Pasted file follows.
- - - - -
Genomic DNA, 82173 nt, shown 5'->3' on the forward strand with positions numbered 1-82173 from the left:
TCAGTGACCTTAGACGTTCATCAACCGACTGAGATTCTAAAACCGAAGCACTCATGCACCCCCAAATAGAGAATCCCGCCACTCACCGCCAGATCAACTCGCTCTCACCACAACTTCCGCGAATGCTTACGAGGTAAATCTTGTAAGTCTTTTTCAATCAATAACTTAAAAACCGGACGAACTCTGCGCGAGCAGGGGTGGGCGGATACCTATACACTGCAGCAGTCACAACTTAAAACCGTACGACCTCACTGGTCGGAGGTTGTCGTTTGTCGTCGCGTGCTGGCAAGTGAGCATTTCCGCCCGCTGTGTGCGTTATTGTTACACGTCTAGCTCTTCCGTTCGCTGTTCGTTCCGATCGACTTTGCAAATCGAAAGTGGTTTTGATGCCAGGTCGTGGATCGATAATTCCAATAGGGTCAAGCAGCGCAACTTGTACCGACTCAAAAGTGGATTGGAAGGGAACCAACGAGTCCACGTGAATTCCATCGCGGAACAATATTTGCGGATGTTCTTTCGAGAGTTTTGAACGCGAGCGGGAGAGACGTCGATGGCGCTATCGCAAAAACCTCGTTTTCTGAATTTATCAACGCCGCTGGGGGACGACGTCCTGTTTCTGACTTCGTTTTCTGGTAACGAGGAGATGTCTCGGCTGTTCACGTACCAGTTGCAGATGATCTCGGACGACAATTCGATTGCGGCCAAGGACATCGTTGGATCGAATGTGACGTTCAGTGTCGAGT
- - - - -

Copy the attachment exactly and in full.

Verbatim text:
Genomic DNA, 82173 nt, shown 5'->3' on the forward strand with positions numbered 1-82173 from the left:
TCAGTGACCTTAGACGTTCATCAACCGACTGAGATTCTAAAACCGAAGCACTCATGCACCCCCAAATAGAGAATCCCGCCACTCACCGCCAGATCAACTCGCTCTCACCACAACTTCCGCGAATGCTTACGAGGTAAATCTTGTAAGTCTTTTTCAATCAATAACTTAAAAACCGGACGAACTCTGCGCGAGCAGGGGTGGGCGGATACCTATACACTGCAGCAGTCACAACTTAAAACCGTACGACCTCACTGGTCGGAGGTTGTCGTTTGTCGTCGCGTGCTGGCAAGTGAGCATTTCCGCCCGCTGTGTGCGTTATTGTTACACGTCTAGCTCTTCCGTTCGCTGTTCGTTCCGATCGACTTTGCAAATCGAAAGTGGTTTTGATGCCAGGTCGTGGATCGATAATTCCAATAGGGTCAAGCAGCGCAACTTGTACCGACTCAAAAGTGGATTGGAAGGGAACCAACGAGTCCACGTGAATTCCATCGCGGAACAATATTTGCGGATGTTCTTTCGAGAGTTTTGAACGCGAGCGGGAGAGACGTCGATGGCGCTATCGCAAAAACCTCGTTTTCTGAATTTATCAACGCCGCTGGGGGACGACGTCCTGTTTCTGACTTCGTTTTCTGGTAACGAGGAGATGTCTCGGCTGTTCACGTACCAGTTGCAGATGATCTCGGACGACAATTCGATTGCGGCCAAGGACATCGTTGGATCGAATGTGACGTTCAGTGTCGAGT